Along with the polling numbers, Macro is publishing a number of explanatory essays. The study's leaders shared the preliminary data with me and asked me to reflect on the differences between Israeli Jewish and American Jewish youth. Here is the result.
Consider the growing chasm. About half of American Jewish young people marry non-Jews; all Jews take civil marriage completely for granted. One searches in vain for any recent poll that bothers to ask whether young Jews favor the separation of religion and state in America. The response would be near 100%. Nor do Jews tend to feel comfortable with American counterparts of Israeli theocrats. According to a recent Gerstein Agne poll, American Jews oppose, by nearly 80-20%, forming even tactical alliances (to support Israel diplomatically, say) with evangelical Christian groups. I mean rightist American groups whose attitudes toward religion and state roughly mirror those of the 40% of young Israelis who oppose civil marriage.
Yes, some young American Jews, like young evangelicals, for that matter, make allowances for Israel—the “Jewish state”—and overlook violations of the very secular principles they rely on in America. But the steady rise of national and “ultra” orthodoxy in Israel, along with its association with settlements and occupation, almost certainly explain why more than half of American Jews under 35 said that they “would not view the destruction of Israel as a personal tragedy.” Only 54% profess to be “comfortable” with the idea of a Jewish state at all.
NO DOUBT, ALL of this begs the question of whether Israeli Jews and American Jews mean the same thing when they speak about “Jews” in the first place. In fact, they do not. During WWII, of course, many grew to believe what classical political Zionism suggested, that Jews around the world constituted a single people, even an incipient nation, rooted in shared (if attenuated) religious practices or memories of the Eastern European hinterland. If this were still true, then the data regarding attitudes of young Israeli Jews might well be contrasted with attitudes of young Jews in the United States, something like the way those of New York Jews might be contrasted with Quebec Jews, or, indeed, attitudes of Israeli Jews might be contrasted with Israeli Arabs.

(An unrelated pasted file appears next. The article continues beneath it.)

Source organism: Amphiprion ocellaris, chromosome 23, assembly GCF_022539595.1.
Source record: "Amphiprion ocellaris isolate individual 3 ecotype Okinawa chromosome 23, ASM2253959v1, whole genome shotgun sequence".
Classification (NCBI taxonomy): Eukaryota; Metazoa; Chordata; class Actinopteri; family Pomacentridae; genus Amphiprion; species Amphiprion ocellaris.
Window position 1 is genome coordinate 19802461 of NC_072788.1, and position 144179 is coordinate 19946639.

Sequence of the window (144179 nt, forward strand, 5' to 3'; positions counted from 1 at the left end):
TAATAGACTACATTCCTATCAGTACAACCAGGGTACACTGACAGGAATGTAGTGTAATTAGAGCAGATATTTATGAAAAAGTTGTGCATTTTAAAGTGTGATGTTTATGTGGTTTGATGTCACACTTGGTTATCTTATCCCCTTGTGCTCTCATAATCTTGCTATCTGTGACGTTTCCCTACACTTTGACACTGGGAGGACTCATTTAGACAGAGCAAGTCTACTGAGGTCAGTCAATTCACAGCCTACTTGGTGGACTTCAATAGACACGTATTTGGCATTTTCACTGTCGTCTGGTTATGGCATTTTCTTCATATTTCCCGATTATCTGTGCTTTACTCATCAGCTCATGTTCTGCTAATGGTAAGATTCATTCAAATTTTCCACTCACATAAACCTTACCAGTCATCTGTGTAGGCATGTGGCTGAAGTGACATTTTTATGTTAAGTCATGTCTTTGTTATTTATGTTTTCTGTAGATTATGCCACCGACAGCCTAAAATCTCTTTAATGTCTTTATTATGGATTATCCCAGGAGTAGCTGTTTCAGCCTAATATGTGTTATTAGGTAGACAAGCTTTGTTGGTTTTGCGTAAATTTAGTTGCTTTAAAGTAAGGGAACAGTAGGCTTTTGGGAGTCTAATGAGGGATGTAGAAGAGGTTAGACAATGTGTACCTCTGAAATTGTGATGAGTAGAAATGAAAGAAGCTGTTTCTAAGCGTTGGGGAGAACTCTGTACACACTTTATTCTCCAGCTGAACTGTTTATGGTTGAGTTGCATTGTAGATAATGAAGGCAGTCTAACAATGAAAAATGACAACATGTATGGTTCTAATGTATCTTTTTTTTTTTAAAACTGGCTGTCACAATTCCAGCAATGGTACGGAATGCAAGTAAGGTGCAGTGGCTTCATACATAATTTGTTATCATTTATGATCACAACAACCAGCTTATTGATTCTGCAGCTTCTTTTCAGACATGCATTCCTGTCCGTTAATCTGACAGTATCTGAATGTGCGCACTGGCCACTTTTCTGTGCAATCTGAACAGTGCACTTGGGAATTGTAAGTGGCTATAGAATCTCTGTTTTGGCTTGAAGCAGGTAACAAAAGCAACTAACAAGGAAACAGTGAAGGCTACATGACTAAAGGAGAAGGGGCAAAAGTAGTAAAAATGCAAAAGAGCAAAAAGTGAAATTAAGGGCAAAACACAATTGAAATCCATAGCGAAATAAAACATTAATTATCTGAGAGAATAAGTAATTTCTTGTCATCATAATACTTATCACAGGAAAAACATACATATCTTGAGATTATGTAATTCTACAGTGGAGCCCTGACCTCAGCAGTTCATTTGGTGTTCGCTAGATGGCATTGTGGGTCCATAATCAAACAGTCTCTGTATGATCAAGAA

In fact, however, the ways young people in Israel experience Jewish identity diverge so fundamentally from the ways of American Jews do, it is hard to see what comparisons prove. For most secular (including traditional but non-Orthodox) Israelis, about 60% of young people, Jewishness is more or less coterminous with Israeliness, though Israeli nationality is not even recognized in the Registry of Populations.
A young secular Israeli speaks the Hebrew language, which implicitly resonates with verses of Torah, or the poetics of traditional liturgy, or the lyrics of traditional music, or the precepts of Jewish law; one lives in the ancient land and considers oneself privileged to share in popular Hebrew culture, from television to the stage; one serves in the army, builds a business, or builds a home, which—given the terrible events of the 20th. century—feels the positive culmination of modern Jewish history. One celebrates in one’s family, and as public holidays, the traditional festivals of Judaism’s calendar.
One lives, in short, in a modern, globalized national home, and being a Jew mostly means being a free citizen of the Jewish nation. (One is Jewish in the sense that one is home, with all the myths, frustrations, ambitions, and sentimental attachments this implies. Ordinary life gives “identity” the way trees give apples.)
In America, however, Jewish identity is quite different for young people with secular values and no particular connection to Orthodox Judaism. It may be any one, or combination, of responses to quite different perceptions, and its requires a positive act of, well, identification. There are young people who, because of a strong connection to a parent or grandparent, embrace the pathos of the immigrant Jewish experience; think of writers like, and readers of, Michael Chabon.
There are young people who consider it a particular privilege to have “Americanized” by overturning American orthodoxies and taboos with Jewish iconoclasm; think of Philip Roth a generation ago, or Jon Stewart today. Again, there are young secular Jews who think of themselves as the quintessential American minority, the ontological victim of Western civilization, and take their Jewishness as a way of defying bigotry and valorizing constitutional liberties and civil rights. Correspondingly, there are young secular Jews whose organizing historical fact is the Holocaust.
In a famous poll published in 1999 by the American Jewish Committee, 98 per cent of American Jews said they consider the Holocaust to be an important or very important part of their identity. But only 15-20 per cent said that they observe Jewish religious obligations and traditions—the sands around which secular Israelis make their pearls.
Read the whole essay...